17 June 2011


Some people segregate historical narratives--e.g., the story of America--into histories of separate peoples. However, they cannot be separated without creating a sanitized, falsified history. A true historiography of America is the history of one country, not separate peoples. (And, yes, part of that narrative IS the legal segregation of "races" who were still in a relation with each other.) Explicitly, you cannot write the (white) history of America, as if there is a such thing, without writing alongside (actually within it) it the history of people of color in America. How would you write the narrative of the founding of (European) America without including the story of Native Americans? History is a fabric in which you cannot look at only the warp without the weave (there would be no "fabric," no substance).

 If there is any such thing as a "white history," it can only be understood as a relation with people of color in America. At the level of individual people, many white families in America (mine included) can only properly be understood by including (largely unacknowledged and unwritten) narratives of relations with blacks. No group "deserves" a "place"--that's segregated historiography; but the real story must be written and taught.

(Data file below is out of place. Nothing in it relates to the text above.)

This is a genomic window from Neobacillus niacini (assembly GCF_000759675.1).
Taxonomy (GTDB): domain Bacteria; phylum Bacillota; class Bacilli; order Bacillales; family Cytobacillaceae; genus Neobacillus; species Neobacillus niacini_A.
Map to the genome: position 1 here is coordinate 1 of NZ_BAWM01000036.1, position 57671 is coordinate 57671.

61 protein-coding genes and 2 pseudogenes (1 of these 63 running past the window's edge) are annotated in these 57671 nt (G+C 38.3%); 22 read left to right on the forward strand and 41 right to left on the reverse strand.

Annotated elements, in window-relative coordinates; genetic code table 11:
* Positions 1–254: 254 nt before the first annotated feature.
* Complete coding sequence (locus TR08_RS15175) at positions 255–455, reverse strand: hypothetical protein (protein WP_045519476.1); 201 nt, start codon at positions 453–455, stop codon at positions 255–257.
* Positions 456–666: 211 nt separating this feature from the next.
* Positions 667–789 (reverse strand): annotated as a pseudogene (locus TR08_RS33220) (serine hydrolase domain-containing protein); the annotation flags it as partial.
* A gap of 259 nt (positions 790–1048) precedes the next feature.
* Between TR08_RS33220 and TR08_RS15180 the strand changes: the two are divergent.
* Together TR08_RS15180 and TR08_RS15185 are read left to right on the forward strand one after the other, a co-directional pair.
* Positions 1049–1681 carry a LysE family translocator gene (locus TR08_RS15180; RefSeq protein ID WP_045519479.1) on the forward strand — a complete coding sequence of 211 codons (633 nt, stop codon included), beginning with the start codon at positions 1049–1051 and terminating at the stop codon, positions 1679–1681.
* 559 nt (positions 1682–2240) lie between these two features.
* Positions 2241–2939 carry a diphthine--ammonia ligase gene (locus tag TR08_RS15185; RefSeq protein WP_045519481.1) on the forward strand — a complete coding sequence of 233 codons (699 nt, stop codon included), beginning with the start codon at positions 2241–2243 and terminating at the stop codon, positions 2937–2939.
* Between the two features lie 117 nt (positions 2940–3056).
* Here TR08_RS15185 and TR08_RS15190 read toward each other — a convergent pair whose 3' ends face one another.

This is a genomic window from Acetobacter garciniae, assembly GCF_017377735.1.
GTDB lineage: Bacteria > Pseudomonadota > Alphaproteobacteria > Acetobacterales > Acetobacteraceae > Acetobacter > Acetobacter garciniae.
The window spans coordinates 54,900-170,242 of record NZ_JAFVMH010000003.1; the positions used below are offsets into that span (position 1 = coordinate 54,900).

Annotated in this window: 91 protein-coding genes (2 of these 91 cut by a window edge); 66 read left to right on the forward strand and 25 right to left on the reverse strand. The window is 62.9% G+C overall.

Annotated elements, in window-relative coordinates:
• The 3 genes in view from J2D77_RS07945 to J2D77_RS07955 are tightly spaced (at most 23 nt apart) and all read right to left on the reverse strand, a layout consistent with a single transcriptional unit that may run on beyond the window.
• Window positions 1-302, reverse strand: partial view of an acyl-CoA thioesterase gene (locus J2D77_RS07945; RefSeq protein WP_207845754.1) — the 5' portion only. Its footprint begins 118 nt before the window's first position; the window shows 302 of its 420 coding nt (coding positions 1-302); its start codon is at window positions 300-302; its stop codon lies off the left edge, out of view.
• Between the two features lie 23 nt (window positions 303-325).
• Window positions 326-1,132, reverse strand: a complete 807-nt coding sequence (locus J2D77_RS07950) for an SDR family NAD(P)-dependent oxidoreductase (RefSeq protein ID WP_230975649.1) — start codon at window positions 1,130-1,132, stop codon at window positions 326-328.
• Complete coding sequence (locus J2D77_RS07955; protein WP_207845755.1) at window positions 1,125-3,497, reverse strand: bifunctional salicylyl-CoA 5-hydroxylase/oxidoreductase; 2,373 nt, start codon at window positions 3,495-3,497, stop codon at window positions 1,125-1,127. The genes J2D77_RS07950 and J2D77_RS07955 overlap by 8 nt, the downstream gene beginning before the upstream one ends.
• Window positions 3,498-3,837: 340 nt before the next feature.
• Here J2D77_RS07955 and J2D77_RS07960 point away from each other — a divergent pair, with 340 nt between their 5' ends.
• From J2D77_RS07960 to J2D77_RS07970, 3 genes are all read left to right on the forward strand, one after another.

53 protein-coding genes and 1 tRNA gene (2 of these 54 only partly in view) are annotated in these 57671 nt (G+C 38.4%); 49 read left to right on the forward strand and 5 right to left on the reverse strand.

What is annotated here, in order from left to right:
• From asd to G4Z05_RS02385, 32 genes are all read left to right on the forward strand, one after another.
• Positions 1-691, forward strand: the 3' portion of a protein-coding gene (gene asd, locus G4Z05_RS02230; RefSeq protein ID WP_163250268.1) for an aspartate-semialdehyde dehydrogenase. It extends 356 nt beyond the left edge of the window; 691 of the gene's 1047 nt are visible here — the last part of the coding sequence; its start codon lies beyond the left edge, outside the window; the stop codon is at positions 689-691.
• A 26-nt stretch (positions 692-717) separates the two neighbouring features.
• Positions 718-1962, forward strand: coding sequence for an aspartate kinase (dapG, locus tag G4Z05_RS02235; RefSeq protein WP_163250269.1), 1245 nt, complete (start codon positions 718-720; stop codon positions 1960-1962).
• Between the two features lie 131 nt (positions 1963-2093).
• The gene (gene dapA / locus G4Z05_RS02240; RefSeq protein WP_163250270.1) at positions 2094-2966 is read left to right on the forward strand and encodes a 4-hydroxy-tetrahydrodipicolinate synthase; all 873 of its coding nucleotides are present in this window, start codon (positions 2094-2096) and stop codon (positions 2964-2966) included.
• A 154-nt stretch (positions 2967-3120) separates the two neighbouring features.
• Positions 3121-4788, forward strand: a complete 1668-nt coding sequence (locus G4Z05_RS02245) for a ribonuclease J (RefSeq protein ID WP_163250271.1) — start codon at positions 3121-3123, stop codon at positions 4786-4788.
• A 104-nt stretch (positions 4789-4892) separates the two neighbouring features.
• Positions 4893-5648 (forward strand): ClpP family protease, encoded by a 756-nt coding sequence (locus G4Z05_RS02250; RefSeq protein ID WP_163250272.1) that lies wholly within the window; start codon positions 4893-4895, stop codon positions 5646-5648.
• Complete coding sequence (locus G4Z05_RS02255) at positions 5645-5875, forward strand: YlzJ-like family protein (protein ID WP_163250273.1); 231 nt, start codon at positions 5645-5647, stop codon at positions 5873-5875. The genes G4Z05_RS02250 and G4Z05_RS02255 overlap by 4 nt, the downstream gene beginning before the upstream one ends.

Historical themes and strands must be chosen. If a widely lauded and salient theme of America--what we are about and who we are--has been the historical development of freedom, liberty, democracy, empowering the common man, justice, and so on--how could you disinclude the narrative of black struggle for all these things? Is it not logical to make the case that this is one of the most important narratives in American (indeed world) history? This narrative can ONLY be written, not by segregating the story, but by including "black history" as integral to the American narrative.

1 comment:

a previous pupil of yours. said...

As a teacher - how do you weave such a fabric when, almost assuredly, the books you are given (or choose to take) tell the stories exactly how you describe? (as two separate entities - rather than one cohesive narrative)